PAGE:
MECE 6333: Nonlinear Dynamics and Chaos              [3‐0]

    This course covers the essentials of nonlinear dynamics and chaos in mechanical engineering. Topics include: Principles of dynamics, principle of virtual work, Hamilton principle, Lagrange equations, continuous systems applications. Nonlinear models and nonlinear phenomena. One‐degree‐of‐freedom systems, qualitative analysis, equilibrium, stability, limit cycles, bifurcation, chaos, strange attractors and fractals; quantitative analysis, approximate asymptotic techniques; conservative systems, nonconservative systems, forced systems, subharmonic and superharmonic resonances, parametrically excited systems. Finite‐degree‐ of‐freedom systems, free oscillations of gyroscopic systems, forced oscillations of quadratic or cubic nonlinear systems, parametrically excited systems. Nonlinear continuous systems, beams, strings, plates. Experimental nonlinear dynamics and chaotic vibrations. Utilization of MATLAB in mechanical engineering applications related to nonlinear dynamics and chaos.

    Prerequisite: Graduate standing in engineering.

    MECE 6334: Modeling MEMS and NEMS              [3‐0]

    This course covers modeling and analysis of microelectromechanical and nanoelectromechanical systems. Topics include: introduction; continuum mechanics: hear conduction, elasticity, linear thermo elasticity, fluid dynamics, electromagnetism, numerical methods; scaling; thermally driven systems; modeling elastic structures; beans, membranes, plates; modeling coupled thermal‐elastic systems; modeling electrostatic‐elastic systems: membranes, beams, plates; modeling magnetically actuated systems: micro fluidics; and nonlinear dynamics of MEMS and NEMS.

    Prerequisite: Graduate standing in engineering.

    MECE 6335: Orthopedic Biomechanics              [3‐0]

    This course covers the following topics: loads and motion in the musculoskeletal system; tissue mechanics; structural analysis; bone‐ implant systems; total hip replacements; total knee replacements; articulating surfaces; introduction to and utilization of computational packages in orthopedic biomechanics;computer aided design of implants; and finite element analysis.

    Prerequisite: Graduate standing in engineering.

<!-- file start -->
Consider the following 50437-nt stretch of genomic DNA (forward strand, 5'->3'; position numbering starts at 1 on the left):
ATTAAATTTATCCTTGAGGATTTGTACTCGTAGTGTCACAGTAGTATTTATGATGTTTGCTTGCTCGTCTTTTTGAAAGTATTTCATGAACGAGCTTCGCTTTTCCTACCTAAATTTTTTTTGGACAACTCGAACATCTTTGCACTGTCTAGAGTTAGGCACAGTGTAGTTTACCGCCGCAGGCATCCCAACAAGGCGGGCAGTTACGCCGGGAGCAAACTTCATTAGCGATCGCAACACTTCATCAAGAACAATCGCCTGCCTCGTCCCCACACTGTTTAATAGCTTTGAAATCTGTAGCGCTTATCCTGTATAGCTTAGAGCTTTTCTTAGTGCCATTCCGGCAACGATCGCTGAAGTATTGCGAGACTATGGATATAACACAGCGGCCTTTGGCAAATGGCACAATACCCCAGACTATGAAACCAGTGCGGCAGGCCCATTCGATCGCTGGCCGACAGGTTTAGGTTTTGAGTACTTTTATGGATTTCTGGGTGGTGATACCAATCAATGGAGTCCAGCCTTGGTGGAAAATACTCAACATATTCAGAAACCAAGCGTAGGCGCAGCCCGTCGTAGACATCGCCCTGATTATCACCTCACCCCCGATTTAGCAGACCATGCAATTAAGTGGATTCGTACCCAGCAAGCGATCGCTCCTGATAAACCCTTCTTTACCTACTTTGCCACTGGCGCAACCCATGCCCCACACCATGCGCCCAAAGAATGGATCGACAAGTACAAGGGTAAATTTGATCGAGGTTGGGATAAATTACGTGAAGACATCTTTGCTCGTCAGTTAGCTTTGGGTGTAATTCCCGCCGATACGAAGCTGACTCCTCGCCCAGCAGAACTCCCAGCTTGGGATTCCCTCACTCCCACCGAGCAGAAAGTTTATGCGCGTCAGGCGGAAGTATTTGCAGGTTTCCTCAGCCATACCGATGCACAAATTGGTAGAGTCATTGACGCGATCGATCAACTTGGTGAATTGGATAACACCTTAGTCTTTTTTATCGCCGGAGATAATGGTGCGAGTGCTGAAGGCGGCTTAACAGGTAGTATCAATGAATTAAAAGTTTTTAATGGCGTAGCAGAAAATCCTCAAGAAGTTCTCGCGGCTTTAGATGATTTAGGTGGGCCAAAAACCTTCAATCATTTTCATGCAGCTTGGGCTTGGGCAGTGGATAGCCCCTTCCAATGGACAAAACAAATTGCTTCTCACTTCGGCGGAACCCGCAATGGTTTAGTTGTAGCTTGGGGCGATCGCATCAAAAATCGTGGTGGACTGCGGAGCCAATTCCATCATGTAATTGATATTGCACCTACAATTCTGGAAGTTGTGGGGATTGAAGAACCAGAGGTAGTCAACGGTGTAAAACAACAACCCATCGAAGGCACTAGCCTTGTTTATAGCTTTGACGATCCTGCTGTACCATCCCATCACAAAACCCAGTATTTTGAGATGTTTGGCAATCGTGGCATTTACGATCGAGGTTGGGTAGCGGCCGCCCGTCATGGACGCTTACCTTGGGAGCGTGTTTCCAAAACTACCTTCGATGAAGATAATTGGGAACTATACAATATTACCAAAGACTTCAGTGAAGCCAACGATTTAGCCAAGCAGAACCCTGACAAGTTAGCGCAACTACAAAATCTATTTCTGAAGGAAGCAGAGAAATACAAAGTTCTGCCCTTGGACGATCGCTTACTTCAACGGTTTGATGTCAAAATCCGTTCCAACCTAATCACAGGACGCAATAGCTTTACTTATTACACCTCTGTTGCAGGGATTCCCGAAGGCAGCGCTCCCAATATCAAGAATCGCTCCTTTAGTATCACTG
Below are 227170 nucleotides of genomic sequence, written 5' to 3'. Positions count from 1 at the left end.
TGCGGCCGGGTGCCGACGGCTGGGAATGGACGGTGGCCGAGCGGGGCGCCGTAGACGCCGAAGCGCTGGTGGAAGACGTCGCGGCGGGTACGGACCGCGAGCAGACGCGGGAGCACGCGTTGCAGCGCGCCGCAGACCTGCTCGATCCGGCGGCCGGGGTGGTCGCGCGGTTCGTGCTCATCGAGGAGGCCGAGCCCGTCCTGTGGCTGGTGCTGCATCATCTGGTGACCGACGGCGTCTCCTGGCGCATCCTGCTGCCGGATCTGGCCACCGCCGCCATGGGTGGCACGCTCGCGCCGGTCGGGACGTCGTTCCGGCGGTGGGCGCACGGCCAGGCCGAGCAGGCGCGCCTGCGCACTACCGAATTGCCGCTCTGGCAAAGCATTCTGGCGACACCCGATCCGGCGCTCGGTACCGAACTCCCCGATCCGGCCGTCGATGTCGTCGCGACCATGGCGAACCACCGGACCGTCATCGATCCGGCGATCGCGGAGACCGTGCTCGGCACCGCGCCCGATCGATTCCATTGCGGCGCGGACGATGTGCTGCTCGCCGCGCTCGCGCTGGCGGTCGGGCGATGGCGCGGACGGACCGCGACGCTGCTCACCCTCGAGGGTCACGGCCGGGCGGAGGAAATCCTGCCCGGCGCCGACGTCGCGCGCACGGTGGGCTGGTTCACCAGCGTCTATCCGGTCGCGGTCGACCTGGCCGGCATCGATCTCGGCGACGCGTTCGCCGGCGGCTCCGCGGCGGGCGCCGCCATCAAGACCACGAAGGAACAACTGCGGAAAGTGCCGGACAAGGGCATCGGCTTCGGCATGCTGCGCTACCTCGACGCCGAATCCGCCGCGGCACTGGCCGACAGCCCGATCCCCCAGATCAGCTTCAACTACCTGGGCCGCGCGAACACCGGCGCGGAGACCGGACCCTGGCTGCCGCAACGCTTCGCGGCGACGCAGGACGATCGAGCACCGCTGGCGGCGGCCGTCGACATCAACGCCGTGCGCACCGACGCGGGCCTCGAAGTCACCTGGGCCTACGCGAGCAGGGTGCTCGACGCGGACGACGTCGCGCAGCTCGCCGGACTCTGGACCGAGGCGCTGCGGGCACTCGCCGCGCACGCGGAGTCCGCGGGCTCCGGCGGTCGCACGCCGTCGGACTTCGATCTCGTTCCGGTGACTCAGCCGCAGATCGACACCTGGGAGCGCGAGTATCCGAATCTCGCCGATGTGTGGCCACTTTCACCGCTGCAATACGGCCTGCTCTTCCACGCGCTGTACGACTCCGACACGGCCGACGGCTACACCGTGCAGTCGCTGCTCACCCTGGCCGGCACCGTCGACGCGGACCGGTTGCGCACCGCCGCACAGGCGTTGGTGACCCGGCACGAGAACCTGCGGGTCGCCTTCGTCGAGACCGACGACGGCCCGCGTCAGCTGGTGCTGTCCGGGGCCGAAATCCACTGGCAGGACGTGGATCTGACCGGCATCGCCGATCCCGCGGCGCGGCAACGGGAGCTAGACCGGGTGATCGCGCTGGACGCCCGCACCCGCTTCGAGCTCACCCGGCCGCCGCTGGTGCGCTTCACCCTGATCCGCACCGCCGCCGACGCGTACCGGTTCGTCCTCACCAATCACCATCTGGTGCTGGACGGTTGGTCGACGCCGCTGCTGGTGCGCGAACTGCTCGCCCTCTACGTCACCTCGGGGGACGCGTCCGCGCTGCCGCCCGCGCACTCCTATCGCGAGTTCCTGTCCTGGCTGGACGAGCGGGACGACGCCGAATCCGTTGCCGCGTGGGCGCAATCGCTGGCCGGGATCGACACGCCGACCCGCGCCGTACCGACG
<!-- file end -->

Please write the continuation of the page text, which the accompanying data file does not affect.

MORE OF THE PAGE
MECE 6341: Modeling of Physical Systems              [3‐0]

    This course reviews principles that govern the behavior of dynamic systems and introduces lumped‐parameter methods for building mathematical models and simulations of engineering systems. An energetic approach based on bond graph techniques, invented in 1959 by Henry M. Paytner, is introduced and used to model, simulate and analyze mechanical, electrical, magnetic electromechanical, hydraulic and thermal systems. Advanced topics include nonlinear mechanics, Lagrange’s Equations and distributed‐parameter systems.

    Prerequisite: Graduate standing in engineering.

    MECE 6342: Modern Control Systems              [3‐0]

    This course is an introduction to state variable methods for design and analysis of control systems. Concepts including controllability, observability, calculus of variations, linear quadratic regulator, optimal control, Lyapunov stability criteria and Pontryagin’s Minimum Principle are covered for discrete‐ and continuous‐time systems.

    Prerequisites: MECE 6341 or equivalent and graduate standing in engineering.


    MECE 6343: Digital Control Systems              [3‐0]

    This course presents the theory of digital control systems required to design, simulate and implement a control strategy using computers and discrete data manipulation. The development of microprocessors, microcontrollers and digital signal processors allow taking sampled data measurements of the system output and compute a feedback control signal to make decisions and generate a desired system performance. Digital control systems are highly flexible, can implement complex control strategies and are easily reprogrammable. Analysis and design tools will be studied for the design of digital controllers. MATLAB/Simulink will be used to design and simulate the digital controllers.

    Prerequisites: MECE 6341 or equivalent and graduate standing in engineering.

    MECE 6344: Nonlinear Control Systems              [3‐0]

    This course is meant to be an introduction to advanced nonlinear control methods including variable structure systems, feedback linearization and sliding mode control. It covers methods of stability analysis and controller design of nonlinear controls. The course will review such topics as phase‐plane analysis and Lyapunov Stability Criteria and advanced topics including adaptive control methods.

    Prerequisites: MECE 6341 or equivalent and graduate standing in engineering.

    MECE 6360: Advanced Mechanics of Materials              [3‐0]

    The topics covered in this course include: theory of elasticity, principles of stress and strain, inelastic material behavior, applications of energy methods, bending and torsion of general cross‐sections, curved beams, elastic and inelastic stability of columns and flat plates.

    Prerequisite: Graduate standing in engineering.

    MECE 6362: Finite Element Analysis              [3‐0]

    An introduction to the theory of finite element methods, with application to stress analysis, natural frequency extraction and heat transfer. Strategies for meshing and applying boundary conditions are also examined. Existing codes are used for determining finite element solutions.

    Prerequisite: Graduate standing in engineering.

    MECE 6399: Topics in Mechanical Engineering              [3‐0]

    In‐depth study of specific areas in mechanical engineering. Subject matter varies from semester to semester. May be repeated for credit when subject matter changes.

    Prerequisite: Graduate standing in engineering.